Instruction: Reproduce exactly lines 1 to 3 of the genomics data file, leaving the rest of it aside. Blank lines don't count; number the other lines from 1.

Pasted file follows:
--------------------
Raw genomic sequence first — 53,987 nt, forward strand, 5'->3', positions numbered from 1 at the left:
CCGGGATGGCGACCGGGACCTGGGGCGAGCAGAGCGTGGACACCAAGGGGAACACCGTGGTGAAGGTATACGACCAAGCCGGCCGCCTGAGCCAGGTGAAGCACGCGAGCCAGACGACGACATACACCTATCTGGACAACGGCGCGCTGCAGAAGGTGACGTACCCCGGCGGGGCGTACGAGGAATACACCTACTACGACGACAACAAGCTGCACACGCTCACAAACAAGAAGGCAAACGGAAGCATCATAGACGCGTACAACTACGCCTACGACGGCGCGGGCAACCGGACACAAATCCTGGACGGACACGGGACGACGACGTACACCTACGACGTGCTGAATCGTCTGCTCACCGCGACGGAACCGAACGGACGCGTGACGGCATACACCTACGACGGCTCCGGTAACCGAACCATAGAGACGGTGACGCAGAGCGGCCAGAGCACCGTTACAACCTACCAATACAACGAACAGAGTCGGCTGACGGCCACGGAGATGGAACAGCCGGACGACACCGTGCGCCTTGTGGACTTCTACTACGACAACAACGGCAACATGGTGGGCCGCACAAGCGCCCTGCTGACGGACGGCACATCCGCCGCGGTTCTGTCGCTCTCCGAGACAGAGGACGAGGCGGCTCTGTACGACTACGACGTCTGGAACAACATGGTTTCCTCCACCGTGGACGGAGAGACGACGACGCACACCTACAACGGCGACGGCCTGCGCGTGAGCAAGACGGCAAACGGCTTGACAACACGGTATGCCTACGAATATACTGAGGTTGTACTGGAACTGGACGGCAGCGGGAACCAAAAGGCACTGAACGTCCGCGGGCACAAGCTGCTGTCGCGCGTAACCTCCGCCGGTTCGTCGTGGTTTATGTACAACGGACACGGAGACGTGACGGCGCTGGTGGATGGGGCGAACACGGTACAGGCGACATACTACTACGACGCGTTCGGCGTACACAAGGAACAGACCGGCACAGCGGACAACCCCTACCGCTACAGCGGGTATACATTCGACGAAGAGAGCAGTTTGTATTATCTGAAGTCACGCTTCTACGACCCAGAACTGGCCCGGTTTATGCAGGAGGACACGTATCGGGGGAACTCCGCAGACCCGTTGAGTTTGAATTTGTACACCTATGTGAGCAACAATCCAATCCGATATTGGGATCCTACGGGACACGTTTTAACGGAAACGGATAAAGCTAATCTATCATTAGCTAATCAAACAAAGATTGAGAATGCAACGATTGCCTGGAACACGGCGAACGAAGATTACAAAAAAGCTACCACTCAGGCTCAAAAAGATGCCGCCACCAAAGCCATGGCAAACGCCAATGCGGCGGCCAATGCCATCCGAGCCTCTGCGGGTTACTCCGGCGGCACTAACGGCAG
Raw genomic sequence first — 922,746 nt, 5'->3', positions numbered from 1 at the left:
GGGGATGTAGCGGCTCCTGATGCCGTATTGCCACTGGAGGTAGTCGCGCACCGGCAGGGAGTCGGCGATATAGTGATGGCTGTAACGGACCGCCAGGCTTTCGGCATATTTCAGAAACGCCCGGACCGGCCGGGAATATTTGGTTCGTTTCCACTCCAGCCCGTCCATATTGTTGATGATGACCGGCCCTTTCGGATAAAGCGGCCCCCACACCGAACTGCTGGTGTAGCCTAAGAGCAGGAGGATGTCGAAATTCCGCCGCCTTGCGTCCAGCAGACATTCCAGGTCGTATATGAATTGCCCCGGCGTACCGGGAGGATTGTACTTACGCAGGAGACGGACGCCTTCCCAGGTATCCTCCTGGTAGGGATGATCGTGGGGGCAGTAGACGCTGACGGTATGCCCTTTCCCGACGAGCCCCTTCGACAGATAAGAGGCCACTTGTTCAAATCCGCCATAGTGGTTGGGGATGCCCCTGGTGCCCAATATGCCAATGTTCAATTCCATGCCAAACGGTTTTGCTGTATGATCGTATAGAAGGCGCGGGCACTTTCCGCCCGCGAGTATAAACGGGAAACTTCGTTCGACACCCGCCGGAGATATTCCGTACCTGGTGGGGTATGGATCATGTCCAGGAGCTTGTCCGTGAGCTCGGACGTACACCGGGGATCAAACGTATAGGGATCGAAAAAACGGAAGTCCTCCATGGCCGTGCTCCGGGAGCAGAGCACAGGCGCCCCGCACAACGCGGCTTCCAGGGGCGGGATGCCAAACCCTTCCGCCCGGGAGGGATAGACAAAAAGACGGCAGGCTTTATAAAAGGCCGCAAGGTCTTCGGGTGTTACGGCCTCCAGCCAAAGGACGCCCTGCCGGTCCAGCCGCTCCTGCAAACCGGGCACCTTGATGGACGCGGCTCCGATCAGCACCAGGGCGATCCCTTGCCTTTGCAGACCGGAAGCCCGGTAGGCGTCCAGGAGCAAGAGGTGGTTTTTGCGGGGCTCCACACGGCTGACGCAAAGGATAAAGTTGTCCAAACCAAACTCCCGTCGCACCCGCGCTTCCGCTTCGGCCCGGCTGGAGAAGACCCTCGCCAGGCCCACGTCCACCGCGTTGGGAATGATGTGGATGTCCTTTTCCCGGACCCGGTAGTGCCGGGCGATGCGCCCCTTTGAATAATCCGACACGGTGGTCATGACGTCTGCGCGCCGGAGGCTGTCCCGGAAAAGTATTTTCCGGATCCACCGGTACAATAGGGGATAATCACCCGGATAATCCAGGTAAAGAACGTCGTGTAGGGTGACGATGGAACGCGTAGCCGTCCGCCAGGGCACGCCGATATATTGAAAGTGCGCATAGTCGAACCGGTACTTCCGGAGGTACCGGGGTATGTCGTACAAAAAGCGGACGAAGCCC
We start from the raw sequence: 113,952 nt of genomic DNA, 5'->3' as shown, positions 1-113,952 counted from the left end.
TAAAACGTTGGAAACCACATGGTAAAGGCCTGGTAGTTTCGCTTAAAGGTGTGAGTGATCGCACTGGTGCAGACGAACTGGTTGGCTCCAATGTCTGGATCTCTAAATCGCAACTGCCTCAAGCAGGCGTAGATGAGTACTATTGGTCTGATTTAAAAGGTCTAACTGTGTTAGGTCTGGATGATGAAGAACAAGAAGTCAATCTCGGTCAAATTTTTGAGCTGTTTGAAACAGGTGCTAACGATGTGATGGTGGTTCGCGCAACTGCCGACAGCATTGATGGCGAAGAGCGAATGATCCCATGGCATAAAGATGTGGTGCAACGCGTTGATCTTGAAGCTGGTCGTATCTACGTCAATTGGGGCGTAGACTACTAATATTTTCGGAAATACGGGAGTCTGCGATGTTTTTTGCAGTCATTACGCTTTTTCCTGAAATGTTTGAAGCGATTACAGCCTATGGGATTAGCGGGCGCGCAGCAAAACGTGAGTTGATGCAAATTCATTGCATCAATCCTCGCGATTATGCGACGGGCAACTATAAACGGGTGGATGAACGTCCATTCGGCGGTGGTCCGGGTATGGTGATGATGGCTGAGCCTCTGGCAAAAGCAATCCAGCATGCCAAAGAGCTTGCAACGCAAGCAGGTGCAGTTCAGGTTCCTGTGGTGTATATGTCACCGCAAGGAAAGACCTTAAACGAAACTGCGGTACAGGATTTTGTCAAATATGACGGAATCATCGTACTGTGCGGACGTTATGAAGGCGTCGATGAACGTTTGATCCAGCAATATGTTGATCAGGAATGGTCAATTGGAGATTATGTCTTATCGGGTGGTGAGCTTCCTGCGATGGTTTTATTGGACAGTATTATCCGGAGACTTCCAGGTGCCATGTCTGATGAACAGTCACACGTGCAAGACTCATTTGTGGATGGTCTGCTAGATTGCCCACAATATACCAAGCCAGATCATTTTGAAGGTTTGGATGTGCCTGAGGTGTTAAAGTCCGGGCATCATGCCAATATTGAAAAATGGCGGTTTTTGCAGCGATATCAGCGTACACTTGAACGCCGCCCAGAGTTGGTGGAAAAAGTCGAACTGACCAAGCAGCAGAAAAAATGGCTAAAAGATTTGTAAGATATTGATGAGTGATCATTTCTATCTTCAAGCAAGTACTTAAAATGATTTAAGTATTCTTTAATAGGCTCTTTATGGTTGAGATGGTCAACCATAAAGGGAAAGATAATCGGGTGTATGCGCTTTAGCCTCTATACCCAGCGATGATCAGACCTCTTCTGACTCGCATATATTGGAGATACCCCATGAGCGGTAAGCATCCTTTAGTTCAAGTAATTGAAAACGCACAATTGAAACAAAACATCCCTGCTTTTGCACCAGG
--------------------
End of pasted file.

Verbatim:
Raw genomic sequence first — 53,987 nt, forward strand, 5'->3', positions numbered from 1 at the left:
CCGGGATGGCGACCGGGACCTGGGGCGAGCAGAGCGTGGACACCAAGGGGAACACCGTGGTGAAGGTATACGACCAAGCCGGCCGCCTGAGCCAGGTGAAGCACGCGAGCCAGACGACGACATACACCTATCTGGACAACGGCGCGCTGCAGAAGGTGACGTACCCCGGCGGGGCGTACGAGGAATACACCTACTACGACGACAACAAGCTGCACACGCTCACAAACAAGAAGGCAAACGGAAGCATCATAGACGCGTACAACTACGCCTACGACGGCGCGGGCAACCGGACACAAATCCTGGACGGACACGGGACGACGACGTACACCTACGACGTGCTGAATCGTCTGCTCACCGCGACGGAACCGAACGGACGCGTGACGGCATACACCTACGACGGCTCCGGTAACCGAACCATAGAGACGGTGACGCAGAGCGGCCAGAGCACCGTTACAACCTACCAATACAACGAACAGAGTCGGCTGACGGCCACGGAGATGGAACAGCCGGACGACACCGTGCGCCTTGTGGACTTCTACTACGACAACAACGGCAACATGGTGGGCCGCACAAGCGCCCTGCTGACGGACGGCACATCCGCCGCGGTTCTGTCGCTCTCCGAGACAGAGGACGAGGCGGCTCTGTACGACTACGACGTCTGGAACAACATGGTTTCCTCCACCGTGGACGGAGAGACGACGACGCACACCTACAACGGCGACGGCCTGCGCGTGAGCAAGACGGCAAACGGCTTGACAACACGGTATGCCTACGAATATACTGAGGTTGTACTGGAACTGGACGGCAGCGGGAACCAAAAGGCACTGAACGTCCGCGGGCACAAGCTGCTGTCGCGCGTAACCTCCGCCGGTTCGTCGTGGTTTATGTACAACGGACACGGAGACGTGACGGCGCTGGTGGATGGGGCGAACACGGTACAGGCGACATACTACTACGACGCGTTCGGCGTACACAAGGAACAGACCGGCACAGCGGACAACCCCTACCGCTACAGCGGGTATACATTCGACGAAGAGAGCAGTTTGTATTATCTGAAGTCACGCTTCTACGACCCAGAACTGGCCCGGTTTATGCAGGAGGACACGTATCGGGGGAACTCCGCAGACCCGTTGAGTTTGAATTTGTACACCTATGTGAGCAACAATCCAATCCGATATTGGGATCCTACGGGACACGTTTTAACGGAAACGGATAAAGCTAATCTATCATTAGCTAATCAAACAAAGATTGAGAATGCAACGATTGCCTGGAACACGGCGAACGAAGATTACAAAAAAGCTACCACTCAGGCTCAAAAAGATGCCGCCACCAAAGCCATGGCAAACGCCAATGCGGCGGCCAATGCCATCCGAGCCTCTGCGGGTTACTCCGGCGGCACTAACGGCAG
Raw genomic sequence first — 922,746 nt, 5'->3', positions numbered from 1 at the left: